Marriage of Inconvenience (Knitting in the City Book 7)(6)

By: Penny Reid


“Again, you would have to intend to make a life with this person. Kathleen, this has to be someone you’ve known for a while. Trust that Caleb will have him—or her—investigated, how long you’ve known each other, etcetera. He may try to invalidate the marriage.”

Tears of frustration stung my eyes. “What if I don’t know anyone I can ask?”

Wait.

That wasn’t exactly true.

I did know someone. My good friend, Steven Thompson. I’d known him for two and a half years and I loved him dearly. He was my plus-one whenever I had a business function, or went shopping, or wanted to go see a play.

“Kathleen, I’m not exaggerating.” Eugene cut into my thoughts with more grimness, more urgency. “There has to be someone you can ask, and not a stranger or a casual acquaintance. Because, this is it. This is your only hope. This is the only way. But it is by far your best option. The chances of invalidating a marriage in situations such as these are very slim. The chances of Caleb—as your cousin—becoming your guardian are therefore also very, very slim. Sorry to break it to you, kid, but you need to get married, the sooner the better.”

I lifted my eyes heavenward, wanting to ask, “And just how does one propose marriage to a person in a situation such as this?”

Oh, hey. I know you’re gay, but my family thinks I’m crazy. Marry me, maybe?

“Let me reiterate, this person must be someone you trust implicitly because . . .” He paused, and when he spoke next his voice was laced with uncharacteristic urgency. “Caleb will try everything, even bribery, threats, everything. Please make sure he or she knows what’s expected.”

“Please explain to me how can I do that when even I don’t know what’s expected.”

“You misinterpret my meaning. Don’t ask a friend who might have feelings for you. We don’t need that kind of complication. Let them know a platonic, trustworthy affiliation is what’s expected for, by my estimation, at least five years.”

I shut my eyes. Eugene didn’t need to worry, because Steven definitely didn’t have feelings for me. I didn’t have a choice. I had to ask Steven. If Steven wouldn’t marry me, I didn’t know who I would ask.

Maybe Marie? Marie was a good friend from my knitting group, and—more importantly—the only other single friend I had.

That’s not true.

Ms. Opal was also single; her husband had died a few years ago . . .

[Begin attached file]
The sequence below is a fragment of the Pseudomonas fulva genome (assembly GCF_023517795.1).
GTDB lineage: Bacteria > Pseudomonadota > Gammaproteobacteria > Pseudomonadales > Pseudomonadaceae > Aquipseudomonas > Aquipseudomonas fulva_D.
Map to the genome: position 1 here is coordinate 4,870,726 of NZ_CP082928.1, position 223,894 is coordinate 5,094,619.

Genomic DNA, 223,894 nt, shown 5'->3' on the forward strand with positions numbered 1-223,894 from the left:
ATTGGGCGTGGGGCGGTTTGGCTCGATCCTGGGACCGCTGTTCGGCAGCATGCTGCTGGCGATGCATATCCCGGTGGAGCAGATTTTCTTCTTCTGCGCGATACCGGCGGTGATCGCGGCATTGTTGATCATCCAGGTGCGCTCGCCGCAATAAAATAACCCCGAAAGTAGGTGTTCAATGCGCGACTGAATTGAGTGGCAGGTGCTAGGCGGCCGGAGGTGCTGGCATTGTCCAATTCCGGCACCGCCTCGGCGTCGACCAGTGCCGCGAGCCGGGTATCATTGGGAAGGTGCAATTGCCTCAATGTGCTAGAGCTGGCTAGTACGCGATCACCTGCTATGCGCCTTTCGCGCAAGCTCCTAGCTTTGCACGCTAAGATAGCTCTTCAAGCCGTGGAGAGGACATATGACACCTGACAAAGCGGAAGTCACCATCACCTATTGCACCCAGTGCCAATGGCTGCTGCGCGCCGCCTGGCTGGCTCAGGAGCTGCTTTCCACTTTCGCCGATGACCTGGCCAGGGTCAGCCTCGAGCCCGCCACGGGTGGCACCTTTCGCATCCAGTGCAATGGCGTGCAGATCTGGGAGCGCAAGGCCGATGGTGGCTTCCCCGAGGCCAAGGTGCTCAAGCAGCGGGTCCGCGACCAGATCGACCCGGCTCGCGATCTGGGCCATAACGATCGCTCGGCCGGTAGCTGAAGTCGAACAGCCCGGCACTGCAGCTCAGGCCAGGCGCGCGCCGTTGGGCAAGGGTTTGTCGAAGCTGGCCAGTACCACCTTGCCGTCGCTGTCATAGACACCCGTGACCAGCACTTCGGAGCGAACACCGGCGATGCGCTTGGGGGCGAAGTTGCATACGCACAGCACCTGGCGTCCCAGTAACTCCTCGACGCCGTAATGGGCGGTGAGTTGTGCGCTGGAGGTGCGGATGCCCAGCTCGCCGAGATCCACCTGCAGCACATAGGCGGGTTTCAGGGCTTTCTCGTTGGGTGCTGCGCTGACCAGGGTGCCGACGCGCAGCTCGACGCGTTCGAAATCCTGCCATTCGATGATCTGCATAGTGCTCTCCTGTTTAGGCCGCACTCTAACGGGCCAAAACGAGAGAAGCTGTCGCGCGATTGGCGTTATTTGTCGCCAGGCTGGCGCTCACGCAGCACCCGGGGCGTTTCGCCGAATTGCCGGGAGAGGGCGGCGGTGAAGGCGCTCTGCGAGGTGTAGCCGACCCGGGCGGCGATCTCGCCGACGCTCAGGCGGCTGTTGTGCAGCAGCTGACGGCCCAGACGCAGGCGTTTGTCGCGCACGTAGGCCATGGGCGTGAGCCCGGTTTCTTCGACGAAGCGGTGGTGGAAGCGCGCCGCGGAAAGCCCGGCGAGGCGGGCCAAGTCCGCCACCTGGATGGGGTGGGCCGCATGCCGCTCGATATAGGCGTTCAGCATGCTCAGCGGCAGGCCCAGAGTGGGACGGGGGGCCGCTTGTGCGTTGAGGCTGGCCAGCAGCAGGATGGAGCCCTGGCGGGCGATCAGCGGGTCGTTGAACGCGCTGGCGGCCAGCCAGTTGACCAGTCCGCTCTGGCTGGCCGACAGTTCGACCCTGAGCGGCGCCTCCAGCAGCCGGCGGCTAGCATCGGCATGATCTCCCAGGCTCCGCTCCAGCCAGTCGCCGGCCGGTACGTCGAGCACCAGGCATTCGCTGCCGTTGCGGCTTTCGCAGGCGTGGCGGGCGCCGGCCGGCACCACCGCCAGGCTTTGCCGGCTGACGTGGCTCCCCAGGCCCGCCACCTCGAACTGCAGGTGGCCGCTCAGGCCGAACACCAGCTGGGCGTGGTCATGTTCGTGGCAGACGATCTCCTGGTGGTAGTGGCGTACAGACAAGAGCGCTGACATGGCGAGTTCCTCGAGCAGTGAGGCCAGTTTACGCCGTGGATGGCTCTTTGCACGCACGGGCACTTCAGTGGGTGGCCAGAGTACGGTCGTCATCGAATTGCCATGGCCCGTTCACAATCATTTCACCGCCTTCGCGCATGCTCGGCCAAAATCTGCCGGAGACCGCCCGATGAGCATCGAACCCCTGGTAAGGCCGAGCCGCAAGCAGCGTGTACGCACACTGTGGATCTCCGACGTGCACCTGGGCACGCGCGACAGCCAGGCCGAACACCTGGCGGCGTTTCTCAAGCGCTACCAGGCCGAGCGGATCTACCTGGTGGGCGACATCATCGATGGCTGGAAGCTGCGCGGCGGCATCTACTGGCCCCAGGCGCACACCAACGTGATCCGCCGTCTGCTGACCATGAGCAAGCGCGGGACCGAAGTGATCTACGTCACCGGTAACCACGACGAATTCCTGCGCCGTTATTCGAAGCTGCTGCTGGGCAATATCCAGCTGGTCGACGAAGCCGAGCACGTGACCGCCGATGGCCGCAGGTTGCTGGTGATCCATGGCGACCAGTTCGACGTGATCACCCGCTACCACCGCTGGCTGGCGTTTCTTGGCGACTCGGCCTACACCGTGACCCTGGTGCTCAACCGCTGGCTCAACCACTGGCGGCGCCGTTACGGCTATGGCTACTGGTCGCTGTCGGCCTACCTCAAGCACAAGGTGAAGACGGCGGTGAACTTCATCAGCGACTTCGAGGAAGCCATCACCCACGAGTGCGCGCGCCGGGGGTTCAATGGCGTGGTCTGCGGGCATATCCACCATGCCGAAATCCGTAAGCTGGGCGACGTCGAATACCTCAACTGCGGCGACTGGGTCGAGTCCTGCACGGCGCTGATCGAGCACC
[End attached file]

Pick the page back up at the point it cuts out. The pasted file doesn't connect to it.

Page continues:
Am I really considering this? Asking my widowed coworker to marry me? Am I this desperate? Think of what you would be asking of her!

Whoever agreed—if anyone agreed—I knew Caleb would not hesitate making both our lives a complete hell.

How can I ask this of anyone?

I cleared my throat of sentiment and asked, “How soon?”

“With your father. . . you need to move fast.” I listened as he took another deep breath, palpable worry turning his tone a new, troubling shade of bleak. “Kathleen, please, please listen and understand. This blindsided me. I wish I could’ve given you more warning, but this will keep you safe. Getting married today wouldn’t be too soon. We’ll . . . talk soon.”

Eugene ended the call and it felt like I’d been tossed off a cliff. Numbly, I glanced at the screen of my phone. We’d been talking for twenty-three minutes. Twenty-three minutes was all it had taken to completely scramble my world.

My phone was almost out of battery.

I hastened to call Steven. He didn’t answer and I cursed, turning off my phone before it went dead. I then indulged in five more minutes of allowing myself to feel. Then another five minutes of hiding within the closet of despair while I collected myself.

When I stepped out of the supply closet, I had Ms. Opal’s number-ten envelopes. I was also calm, cool, and focused.

I was on a mission. I would hold myself together until that mission was complete, and that mission started with finding Steven.

Both Steven and I worked in the Fairbanks building in downtown Chicago; he worked on the top floor, I worked on the fifty-second.

Steven had a fancy job title at Cypher Systems—a corporate security firm—that translated to a senior accountant type of position. We’d been introduced by my friend Janie, a member of my knitting group (except she crocheted). Janie used to work with me at the firm, but she’d been let go when her ex-boyfriend’s father pulled some strings and had her downsized.

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